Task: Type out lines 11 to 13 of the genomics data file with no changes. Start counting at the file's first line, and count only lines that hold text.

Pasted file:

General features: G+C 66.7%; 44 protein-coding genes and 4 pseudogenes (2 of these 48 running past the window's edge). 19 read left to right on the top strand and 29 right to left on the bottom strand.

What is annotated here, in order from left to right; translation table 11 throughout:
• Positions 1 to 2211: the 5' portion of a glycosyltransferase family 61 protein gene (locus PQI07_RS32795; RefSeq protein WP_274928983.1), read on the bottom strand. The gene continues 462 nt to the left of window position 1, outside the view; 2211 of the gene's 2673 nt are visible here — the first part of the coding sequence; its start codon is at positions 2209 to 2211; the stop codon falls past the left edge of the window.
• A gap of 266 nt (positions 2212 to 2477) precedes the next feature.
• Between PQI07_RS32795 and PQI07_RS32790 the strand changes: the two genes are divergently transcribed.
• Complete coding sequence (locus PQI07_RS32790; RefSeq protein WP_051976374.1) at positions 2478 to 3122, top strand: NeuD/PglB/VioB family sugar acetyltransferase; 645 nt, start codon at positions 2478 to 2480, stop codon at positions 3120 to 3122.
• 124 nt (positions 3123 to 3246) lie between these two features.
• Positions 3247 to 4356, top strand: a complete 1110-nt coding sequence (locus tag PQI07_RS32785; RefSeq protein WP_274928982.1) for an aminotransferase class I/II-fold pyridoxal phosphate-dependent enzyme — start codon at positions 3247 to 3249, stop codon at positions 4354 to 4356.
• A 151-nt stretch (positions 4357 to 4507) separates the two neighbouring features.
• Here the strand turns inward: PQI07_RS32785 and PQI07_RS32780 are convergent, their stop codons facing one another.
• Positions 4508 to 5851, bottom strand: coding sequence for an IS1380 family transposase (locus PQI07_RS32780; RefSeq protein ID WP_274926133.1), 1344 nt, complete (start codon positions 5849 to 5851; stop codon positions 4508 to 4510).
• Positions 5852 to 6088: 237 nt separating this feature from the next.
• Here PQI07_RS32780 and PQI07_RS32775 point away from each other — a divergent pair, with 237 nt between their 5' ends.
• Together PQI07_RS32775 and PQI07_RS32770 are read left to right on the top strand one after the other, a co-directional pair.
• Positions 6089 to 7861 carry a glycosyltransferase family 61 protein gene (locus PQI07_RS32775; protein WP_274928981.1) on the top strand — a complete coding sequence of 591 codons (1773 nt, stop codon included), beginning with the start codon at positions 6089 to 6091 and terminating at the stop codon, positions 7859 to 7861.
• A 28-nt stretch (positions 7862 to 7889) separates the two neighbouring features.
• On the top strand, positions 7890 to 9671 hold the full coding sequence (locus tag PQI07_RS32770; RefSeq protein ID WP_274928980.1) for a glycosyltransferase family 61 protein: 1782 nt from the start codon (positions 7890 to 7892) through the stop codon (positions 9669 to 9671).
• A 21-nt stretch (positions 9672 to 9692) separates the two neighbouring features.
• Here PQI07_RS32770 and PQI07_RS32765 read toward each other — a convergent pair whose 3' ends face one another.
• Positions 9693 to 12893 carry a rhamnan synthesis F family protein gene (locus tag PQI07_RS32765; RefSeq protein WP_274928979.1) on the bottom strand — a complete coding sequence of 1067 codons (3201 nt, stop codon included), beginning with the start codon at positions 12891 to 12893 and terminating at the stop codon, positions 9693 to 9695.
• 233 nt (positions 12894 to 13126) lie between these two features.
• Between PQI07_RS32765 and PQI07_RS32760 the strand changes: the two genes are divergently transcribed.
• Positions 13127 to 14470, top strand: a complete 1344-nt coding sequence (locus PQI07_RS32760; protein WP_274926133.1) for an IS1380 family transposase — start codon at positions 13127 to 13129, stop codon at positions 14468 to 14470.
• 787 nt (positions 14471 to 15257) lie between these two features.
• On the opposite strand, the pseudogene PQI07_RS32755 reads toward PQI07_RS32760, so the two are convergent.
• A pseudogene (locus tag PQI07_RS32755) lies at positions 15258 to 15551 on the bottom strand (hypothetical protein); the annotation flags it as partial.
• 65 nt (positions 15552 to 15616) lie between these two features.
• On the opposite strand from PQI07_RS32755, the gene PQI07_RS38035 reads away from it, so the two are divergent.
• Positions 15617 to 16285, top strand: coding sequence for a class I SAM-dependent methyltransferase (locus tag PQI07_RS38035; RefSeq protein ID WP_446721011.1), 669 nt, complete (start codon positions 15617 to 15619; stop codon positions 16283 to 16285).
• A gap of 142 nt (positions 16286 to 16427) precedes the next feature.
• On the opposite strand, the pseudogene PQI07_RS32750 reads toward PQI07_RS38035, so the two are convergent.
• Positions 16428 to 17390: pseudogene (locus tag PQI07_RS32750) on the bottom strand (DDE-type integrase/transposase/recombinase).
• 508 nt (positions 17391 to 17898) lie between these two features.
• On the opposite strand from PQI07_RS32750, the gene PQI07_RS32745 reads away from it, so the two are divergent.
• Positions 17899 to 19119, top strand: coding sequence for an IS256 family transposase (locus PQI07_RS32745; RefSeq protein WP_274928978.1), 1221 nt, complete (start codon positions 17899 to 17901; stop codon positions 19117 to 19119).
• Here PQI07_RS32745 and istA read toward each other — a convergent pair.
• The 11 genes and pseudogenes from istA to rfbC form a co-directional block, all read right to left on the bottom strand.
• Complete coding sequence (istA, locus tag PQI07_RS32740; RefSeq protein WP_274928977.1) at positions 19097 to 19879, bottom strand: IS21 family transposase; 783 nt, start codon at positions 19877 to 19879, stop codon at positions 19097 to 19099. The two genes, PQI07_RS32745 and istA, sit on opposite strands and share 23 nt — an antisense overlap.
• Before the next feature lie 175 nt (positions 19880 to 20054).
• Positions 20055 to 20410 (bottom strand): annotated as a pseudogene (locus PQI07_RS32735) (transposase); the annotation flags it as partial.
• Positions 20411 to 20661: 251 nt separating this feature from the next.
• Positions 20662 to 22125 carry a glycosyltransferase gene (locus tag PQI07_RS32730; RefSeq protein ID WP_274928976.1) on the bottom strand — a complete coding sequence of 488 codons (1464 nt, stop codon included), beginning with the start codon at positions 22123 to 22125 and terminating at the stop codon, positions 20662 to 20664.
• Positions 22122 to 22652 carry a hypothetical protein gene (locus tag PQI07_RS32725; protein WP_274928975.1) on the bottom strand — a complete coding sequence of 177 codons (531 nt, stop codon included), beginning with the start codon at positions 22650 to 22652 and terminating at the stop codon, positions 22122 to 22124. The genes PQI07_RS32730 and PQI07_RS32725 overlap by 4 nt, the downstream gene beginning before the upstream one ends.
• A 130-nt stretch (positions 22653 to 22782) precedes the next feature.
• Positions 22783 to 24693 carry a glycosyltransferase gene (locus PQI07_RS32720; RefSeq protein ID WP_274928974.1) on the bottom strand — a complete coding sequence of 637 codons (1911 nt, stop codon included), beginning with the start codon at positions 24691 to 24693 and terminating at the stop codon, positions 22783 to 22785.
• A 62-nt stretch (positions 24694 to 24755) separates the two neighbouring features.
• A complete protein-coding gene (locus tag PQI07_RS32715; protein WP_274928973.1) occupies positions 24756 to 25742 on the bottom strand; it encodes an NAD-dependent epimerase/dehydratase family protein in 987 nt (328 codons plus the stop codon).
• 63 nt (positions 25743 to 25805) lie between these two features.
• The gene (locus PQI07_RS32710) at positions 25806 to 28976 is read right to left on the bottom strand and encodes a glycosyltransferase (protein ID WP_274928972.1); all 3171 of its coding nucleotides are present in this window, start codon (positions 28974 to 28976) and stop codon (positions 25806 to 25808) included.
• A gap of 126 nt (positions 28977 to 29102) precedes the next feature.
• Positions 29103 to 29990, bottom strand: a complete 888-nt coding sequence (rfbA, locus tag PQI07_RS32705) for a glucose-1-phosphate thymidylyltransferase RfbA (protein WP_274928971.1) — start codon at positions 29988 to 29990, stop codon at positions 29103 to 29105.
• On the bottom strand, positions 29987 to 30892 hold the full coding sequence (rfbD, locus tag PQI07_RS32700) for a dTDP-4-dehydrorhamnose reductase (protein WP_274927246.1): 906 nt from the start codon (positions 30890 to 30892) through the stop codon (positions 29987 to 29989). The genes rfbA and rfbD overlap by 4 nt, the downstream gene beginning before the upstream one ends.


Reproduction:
• Positions 4508 to 5851, bottom strand: coding sequence for an IS1380 family transposase (locus PQI07_RS32780; RefSeq protein ID WP_274926133.1), 1344 nt, complete (start codon positions 5849 to 5851; stop codon positions 4508 to 4510).
• Positions 5852 to 6088: 237 nt separating this feature from the next.
• Here PQI07_RS32780 and PQI07_RS32775 point away from each other — a divergent pair, with 237 nt between their 5' ends.